Bass Strait

The slow disappearance of one of Fraser Island’s tourist icons 

Every Fraser Island visitor has seen or knows about the Maheno wreck on the eastern shore about five kilometres north of Happy Valley. These days it is a tourist attraction and photographic stop. It must be the most photographed piece of rust in the world. The rusted remains, however, bear no resemblance to the luxury liner that plied its trade between Australia and New Zealand and the war-time hospital shipping the Mediterranean.… Read more

The pastoralist’s scourge

While researching for my book “Fires, Farms and Forests”, I came across quite a few caterpillar references in the correspondence of the Chief Agents of the Van Diemen’s Land Company (VDL Co.). The caterpillars were killing off improved pastures planted after clearing or logging and scrubbing operations.

The caterpillar problem was not unique to the VDL Co.… Read more

A fiery summer in north-west Tasmania

Introduction

The summer of 1933-34 was very dry across most of Australia, including Tasmania. It began a pronounced drought period that lasted until early 1939.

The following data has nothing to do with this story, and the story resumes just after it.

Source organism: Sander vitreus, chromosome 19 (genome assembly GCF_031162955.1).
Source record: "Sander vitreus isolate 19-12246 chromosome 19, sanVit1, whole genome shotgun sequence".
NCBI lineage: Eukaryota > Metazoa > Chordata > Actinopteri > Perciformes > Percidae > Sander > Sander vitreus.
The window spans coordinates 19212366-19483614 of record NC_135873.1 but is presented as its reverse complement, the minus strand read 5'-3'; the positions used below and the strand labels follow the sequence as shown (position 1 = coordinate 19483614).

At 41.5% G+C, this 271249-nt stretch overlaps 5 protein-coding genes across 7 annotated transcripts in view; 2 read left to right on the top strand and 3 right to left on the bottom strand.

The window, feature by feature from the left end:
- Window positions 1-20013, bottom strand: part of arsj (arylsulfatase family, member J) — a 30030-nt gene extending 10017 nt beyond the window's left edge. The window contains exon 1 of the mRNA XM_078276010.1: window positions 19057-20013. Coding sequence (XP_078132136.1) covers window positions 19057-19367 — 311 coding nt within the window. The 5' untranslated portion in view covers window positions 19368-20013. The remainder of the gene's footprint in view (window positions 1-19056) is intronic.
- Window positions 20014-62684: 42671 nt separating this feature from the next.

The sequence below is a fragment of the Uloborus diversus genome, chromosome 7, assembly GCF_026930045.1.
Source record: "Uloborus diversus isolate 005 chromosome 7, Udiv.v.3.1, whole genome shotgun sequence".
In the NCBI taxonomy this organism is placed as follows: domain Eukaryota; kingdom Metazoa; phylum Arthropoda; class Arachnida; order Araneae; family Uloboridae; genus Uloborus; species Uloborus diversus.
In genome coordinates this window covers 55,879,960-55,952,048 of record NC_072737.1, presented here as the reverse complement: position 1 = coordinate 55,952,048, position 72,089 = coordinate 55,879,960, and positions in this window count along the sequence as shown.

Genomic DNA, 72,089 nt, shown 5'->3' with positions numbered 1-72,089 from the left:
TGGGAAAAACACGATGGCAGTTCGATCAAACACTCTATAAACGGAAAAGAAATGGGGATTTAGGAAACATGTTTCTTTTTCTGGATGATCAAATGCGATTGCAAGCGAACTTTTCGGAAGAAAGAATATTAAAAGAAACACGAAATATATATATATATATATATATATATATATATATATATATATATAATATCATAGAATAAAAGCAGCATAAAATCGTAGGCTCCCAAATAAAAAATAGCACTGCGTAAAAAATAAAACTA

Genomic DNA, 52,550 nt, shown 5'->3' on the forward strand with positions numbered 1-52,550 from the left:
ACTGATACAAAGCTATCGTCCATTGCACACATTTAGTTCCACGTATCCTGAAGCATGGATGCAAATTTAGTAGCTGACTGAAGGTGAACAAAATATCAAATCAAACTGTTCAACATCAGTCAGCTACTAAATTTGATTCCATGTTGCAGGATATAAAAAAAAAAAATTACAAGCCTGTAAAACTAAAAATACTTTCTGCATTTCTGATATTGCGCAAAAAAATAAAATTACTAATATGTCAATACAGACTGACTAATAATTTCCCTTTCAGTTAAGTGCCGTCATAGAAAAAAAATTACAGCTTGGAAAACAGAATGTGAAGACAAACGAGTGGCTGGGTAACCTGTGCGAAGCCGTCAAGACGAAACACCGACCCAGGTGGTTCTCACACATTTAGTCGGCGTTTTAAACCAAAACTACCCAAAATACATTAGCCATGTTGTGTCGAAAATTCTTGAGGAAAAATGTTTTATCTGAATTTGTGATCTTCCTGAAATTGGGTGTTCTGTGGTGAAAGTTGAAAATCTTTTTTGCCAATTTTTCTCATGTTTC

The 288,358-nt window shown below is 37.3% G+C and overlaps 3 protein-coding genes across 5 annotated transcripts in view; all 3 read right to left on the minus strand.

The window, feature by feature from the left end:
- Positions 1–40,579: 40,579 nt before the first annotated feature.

Victoria had significant bushfires in 1932. “Red Tuesday” on 19 January saw many fires in almost every part of the state, particularly West Gippsland, where nine people died. … Read more

Last Light Lindridge

While finalising a previous blog with Ian Ravenwood on the evolution of aerial operations on Surrey Hills, I was reminded of the tragic plane crash on Daisy Nolan Hill, near Hampshire, in 1983, which killed the sole occupier, pilot John Lindridge.

I researched what I could about John and quickly discovered he had a remarkable flying career, first as a pilot with a flying medical service in outback South Australia in the 1960s, then part of critical freight and transport in the Bass Strait to more flying in Tasmania.… Read more

The radio electronics maestro

This is a story about a quietly spoken Dutchman who had responsibility for setting up and maintaining a radio communication system in the early days of AFH when access to Surrey Hills was much more limited than today.

The radio system was the only form of communication between the administrative office in Burnie and the workers in Surrey Hills.… Read more